4.       The Local Board’s current Local Board Transport Capital Fund projects are summarised in the table below:

Project

Description

Status

Projected Cost

Whau Bridge

This is part of the New Lynn to Waterview shared path.

 

The contribution by the Whau Local Board is for a footbridge that is 3.5m wide and 76.5m long.

The Board were updated at  a workshop on 11 April.

$2,000,000 (expended from last terms budget)

 

Regional Land Transport Plan (RLTP)

5.       The most important strategic project at this time is a development of the Regional Land Transport Plan (RLTP).  It is a plan for how transport delivery agencies (Auckland Transport, New Zealand Transport Agency, Kiwi Rail) intend to respond to growth and other challenges facing Auckland over the next 10 years.  It includes a 10-year prioritised delivery programme of transport services and activities.  Essentially, it is a budget for Auckland’s transport expenditure.

6.       It is a statutory plan describing how these agencies intend to respond to growth and other challenges facing Auckland over the next ten years.  It will include a ten-year, prioritised, delivery programme of transport services and activities. Auckland Transport prepares the draft RLTP jointly with the New Zealand Transport Agency. 

7.       Details of the process are as follows:

·    RLTP consultion will begin on Monday, 23 April 2018 and close on Sunday, 6 May 2018.

·    Members from all 21 local boards have been invited to an information, question and answer session on Monday, 23 April 2018.

·    Each local board will have an opportunity to give verbal feedback on the plan to representatives of the Regional Transport Committee (the decision makers for RLTP) on Monday, 30 April 2018.

·    There will be a number of public information sessions and the Board will be informed of these as soon as details are confirmed.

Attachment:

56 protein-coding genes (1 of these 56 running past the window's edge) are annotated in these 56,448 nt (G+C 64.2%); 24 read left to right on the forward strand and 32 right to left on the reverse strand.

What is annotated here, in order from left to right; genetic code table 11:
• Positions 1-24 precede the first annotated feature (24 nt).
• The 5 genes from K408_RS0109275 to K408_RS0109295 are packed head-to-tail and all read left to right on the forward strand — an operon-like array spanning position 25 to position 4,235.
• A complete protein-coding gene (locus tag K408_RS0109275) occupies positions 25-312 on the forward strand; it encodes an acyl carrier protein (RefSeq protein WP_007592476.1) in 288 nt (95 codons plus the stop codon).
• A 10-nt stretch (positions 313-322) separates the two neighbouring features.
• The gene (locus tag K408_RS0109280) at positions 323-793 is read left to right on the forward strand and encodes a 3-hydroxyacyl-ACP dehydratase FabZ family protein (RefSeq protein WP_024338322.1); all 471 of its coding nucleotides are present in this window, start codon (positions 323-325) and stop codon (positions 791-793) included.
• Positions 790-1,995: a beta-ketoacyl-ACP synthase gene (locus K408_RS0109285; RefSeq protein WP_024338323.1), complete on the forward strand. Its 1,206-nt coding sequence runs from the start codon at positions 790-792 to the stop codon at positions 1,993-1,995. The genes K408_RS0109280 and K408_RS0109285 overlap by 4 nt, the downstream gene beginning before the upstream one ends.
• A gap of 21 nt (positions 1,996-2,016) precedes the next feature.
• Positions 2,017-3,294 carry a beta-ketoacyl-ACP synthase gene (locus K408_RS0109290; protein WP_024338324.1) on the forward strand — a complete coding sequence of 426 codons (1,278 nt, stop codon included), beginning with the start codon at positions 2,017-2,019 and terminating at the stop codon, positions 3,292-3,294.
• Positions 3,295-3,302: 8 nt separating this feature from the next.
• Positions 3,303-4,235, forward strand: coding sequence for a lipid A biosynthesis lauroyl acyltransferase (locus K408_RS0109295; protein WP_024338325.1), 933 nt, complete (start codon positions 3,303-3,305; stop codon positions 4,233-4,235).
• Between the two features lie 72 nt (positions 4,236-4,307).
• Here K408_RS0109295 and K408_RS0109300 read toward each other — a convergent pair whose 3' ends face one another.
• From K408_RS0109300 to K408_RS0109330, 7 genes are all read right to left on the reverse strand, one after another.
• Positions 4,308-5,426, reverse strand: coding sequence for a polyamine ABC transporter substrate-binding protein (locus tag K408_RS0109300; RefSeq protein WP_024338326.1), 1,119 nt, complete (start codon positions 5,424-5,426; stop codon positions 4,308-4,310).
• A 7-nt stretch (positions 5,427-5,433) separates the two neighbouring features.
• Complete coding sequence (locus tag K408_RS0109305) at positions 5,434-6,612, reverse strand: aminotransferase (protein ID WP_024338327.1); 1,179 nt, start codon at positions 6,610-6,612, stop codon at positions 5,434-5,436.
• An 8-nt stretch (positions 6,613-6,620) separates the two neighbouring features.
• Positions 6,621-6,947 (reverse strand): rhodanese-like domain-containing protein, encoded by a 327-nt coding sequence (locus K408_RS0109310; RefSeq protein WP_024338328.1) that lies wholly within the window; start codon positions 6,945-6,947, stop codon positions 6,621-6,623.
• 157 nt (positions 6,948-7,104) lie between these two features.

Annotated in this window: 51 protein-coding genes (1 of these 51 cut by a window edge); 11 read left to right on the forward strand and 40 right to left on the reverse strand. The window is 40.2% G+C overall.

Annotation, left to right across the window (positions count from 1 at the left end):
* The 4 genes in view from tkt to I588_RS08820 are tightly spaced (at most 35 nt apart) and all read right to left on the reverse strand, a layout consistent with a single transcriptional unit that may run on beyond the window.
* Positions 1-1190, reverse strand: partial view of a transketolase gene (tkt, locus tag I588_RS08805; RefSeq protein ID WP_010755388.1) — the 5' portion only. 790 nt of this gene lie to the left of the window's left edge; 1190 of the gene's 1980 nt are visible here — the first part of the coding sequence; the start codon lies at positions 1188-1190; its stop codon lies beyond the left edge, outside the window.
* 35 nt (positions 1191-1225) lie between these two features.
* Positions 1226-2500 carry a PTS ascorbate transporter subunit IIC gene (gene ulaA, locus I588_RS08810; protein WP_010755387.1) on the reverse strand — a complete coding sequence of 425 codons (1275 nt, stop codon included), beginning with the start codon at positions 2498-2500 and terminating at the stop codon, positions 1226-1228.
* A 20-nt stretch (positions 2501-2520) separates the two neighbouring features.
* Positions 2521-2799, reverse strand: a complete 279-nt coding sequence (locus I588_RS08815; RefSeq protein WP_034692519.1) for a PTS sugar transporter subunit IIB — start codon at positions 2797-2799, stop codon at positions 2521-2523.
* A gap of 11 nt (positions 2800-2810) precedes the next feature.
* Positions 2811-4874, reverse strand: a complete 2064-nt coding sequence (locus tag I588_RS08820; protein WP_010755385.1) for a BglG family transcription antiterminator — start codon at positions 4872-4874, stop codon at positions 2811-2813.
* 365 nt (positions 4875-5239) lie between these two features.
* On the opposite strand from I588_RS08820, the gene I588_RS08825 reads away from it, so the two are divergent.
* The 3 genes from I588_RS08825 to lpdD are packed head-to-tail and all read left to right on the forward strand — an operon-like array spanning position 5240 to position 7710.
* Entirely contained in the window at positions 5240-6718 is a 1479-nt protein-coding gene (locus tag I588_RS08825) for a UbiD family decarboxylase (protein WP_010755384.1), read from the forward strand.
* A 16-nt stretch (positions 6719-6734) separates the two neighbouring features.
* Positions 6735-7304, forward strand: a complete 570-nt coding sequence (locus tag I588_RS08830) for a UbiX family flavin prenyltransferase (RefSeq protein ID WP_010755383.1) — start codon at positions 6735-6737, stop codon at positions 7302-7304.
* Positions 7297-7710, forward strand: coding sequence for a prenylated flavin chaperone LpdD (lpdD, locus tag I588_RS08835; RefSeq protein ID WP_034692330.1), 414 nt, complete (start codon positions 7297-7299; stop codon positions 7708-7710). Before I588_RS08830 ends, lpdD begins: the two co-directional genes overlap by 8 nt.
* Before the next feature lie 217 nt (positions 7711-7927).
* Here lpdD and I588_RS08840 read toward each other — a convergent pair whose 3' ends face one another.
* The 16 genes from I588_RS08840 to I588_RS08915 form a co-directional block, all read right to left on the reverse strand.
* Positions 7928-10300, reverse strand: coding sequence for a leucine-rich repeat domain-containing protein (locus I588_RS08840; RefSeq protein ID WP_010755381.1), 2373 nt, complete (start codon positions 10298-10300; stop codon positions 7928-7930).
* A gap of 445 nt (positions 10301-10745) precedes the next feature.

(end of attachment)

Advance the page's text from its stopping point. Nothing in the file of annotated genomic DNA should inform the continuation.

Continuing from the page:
Tātaritanga me ngā tohutohu / Analysis and advice

Responding to Resolutions

8.       The ‘Resolution’ is recorded below in bold. Auckland Transport’s response is below the ‘Resolution’ in normal font

Resolution number CP2018/01357

9.       request Auckland Transport develop options for consideration at a local board workshop in March for the late night visitor management of the carpark at the end of Endeavour Street at Blockhouse Bay Beach.

10.     Auckland Transport responded to the Local Board workshop on 4 April 2018. The findings were that is was a public nuisance, not a transport/parking related issue.

11.     On request, AT investigated evening closure of the road. Whilst there is a process (s342 of LGA’74), AT legal suggest Endeavour Street, Blockhouse Bay would not meet the criteriaand  active police enforcement is the only option.

Ngā whakaaweawe ā-rohe me ngā tirohanga a te poari ā-rohe /
Local impacts and local board views

Consultation Items

12.     The Board’s views are considered during consultation on proposed project schemes. The following project proposals were consulted and feedback sought by the Board in February 2018 and March 2018:

·     Clearway - Ash Street, Avondale

·     Variable Message Sign - Blockhouse Bay Road, Blockhouse Bay

·     Installations of new Bus Layover, Margan Ave, New Lynn

·     Installations of new bus stops, Great North Road, New Lynn